The Dennis Quaid Sci-Fi Drama That Needs Another Shot

The 1987 sci-fi drama Enemy Mine deserves a second look for a lot of reasons, but chiefly because of something that's become much more relevant since it was released - the fluidity of gender.

By Michileen Martin | Updated

enemy mine gender
Louis Gossett Jr. and Dennis Quaid in Enemy Mine (1985)

I was disappointed to read through Salon‘s recent interview with Dennis Quaid and to find only passing mention in the preamble of my favorite Quaid-led film: 1987’s Enemy Mine. Directed by the late, Oscar-nominated Wolfgang Petersen (Air Force One, Das Boot), the sci-fi flick didn’t make money and didn’t earn acclaim. There are a lot of reasons why I think it deserves a second look but, in particular, Enemy Mine deals with something that’s become much more relevant in today’s discourse: the gender spectrum.

Instead of the utopia of Star Trek, Petersen’s Enemy Mine finds humanity in the second half of the 21st century, locked in a war with the reptilian Dracs. Quaid plays Davidge, a human pilot who crashes on an unexplored planet while pursuing a rival Drac pilot. Trapped on the planet with him is Louis Gossett Jr. as Jerry (the name Davidge later gives him), the same Drac Davidge was pursuing before he crashed.

In spite of both of them being trapped on a hostile planet with no way to contact their respective forces, Davidge and Jerry both fall into the old roles of enemies. Davidge tries to kill Jerry while the Drac bathes, and in turn the Drac takes Davidge captive. Faced with little-to-no hope of rescue on a strange world with carnivorous horrors and deadly weather, the pair eventually set aside their racial grudges to work together.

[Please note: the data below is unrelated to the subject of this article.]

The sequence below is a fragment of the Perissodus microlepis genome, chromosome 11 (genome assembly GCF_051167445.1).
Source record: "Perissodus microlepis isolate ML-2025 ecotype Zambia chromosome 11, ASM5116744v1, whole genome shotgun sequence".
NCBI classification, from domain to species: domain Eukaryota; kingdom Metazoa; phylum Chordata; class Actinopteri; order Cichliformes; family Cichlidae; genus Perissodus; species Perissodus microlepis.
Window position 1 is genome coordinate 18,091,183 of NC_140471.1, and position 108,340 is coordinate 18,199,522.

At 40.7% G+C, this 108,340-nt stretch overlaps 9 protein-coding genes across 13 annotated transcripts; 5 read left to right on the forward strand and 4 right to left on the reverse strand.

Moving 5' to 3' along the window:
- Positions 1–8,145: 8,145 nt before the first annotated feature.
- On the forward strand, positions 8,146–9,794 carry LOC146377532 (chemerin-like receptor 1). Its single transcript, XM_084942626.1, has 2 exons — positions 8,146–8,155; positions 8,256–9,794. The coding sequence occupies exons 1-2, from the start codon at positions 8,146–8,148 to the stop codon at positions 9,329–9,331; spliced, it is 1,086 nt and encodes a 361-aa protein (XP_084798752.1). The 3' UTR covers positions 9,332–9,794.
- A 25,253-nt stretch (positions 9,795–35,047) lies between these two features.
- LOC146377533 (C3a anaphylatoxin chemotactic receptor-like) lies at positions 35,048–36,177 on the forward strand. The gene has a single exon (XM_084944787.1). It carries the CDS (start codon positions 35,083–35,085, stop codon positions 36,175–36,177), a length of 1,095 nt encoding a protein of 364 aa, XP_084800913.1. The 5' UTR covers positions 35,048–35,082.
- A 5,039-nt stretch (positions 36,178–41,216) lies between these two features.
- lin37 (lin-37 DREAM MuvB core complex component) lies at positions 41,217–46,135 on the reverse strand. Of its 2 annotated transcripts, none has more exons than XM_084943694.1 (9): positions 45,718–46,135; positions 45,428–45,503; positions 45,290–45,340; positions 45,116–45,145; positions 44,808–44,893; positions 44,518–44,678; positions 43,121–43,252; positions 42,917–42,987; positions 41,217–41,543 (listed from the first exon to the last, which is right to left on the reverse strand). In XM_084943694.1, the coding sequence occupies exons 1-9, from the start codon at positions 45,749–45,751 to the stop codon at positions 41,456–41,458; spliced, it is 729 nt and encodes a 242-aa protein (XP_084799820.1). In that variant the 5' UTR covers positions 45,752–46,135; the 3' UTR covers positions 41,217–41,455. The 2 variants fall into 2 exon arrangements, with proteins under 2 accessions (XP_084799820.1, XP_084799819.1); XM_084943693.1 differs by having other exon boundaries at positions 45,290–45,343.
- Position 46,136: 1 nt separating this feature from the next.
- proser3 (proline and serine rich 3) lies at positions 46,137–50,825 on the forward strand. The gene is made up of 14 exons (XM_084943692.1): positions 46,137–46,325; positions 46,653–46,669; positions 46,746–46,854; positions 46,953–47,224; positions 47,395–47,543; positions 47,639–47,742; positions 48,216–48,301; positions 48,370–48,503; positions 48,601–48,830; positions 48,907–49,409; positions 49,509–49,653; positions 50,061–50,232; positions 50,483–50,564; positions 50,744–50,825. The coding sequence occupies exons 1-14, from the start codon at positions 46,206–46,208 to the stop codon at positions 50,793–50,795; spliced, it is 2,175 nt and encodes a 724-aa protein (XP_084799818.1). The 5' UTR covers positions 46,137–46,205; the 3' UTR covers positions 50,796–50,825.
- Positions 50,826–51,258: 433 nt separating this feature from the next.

The Dracs of Enemy Mine are of non-binary gender. The Dracs are also asexual, and after a couple of years with the heroes stranded, without anyone else needing to assist with the conception, Jerry is pregnant. By this time Davidge and Jerry have formed a strong friendship, with each teaching the other their languages and the Drac even teaching Quaid’s character his faith.

Enemy Mine isn’t shy about having Davidge express his confusion about Jerry’s non-binary gender. But it doesn’t stop the pair from forming a powerful bond that lasts far beyond death. There is no hint of anything beyond friendship between them, but as Jerry’s belly grows and Davidge bends over backwards to help the Drac, it’s impossible to not see them as some kind of bizarre married couple. When Jerry’s child Zammis arrives, the picture of them both as parents becomes even clearer.

Of course, in 1985 terms like “non-binary” and “gender fluid” weren’t being used a lot, but fittingly one of the themes of Enemy Mine is very much in line with how far too many of us approach the issue of gender: the fear and hatred of those we don’t understand. It’s Davidge’s hatred of the Dracs that not only nearly kills and strands both him and Jerry, but it kills his co-pilot Wooster (Lance Kerwin). And even stranded and mourning his friend, his first concern is not for rescue or survival, but to locate and kill the Drac he shot down.

I am what is now called a cisgendered man, and on the most visceral levels I simply cannot understand how it feels to be non-binary or trans. But if I face something I don’t understand by attacking it, then I court self-destruction as much as Davidge does. The good news is that I don’t need to understand how it feels to be anyone in order to give them respect and space to be who they are.

Enemy Mine is a good, underrated flick that just might have something interesting to say about our notions of gender. It’s streaming right now on Starz.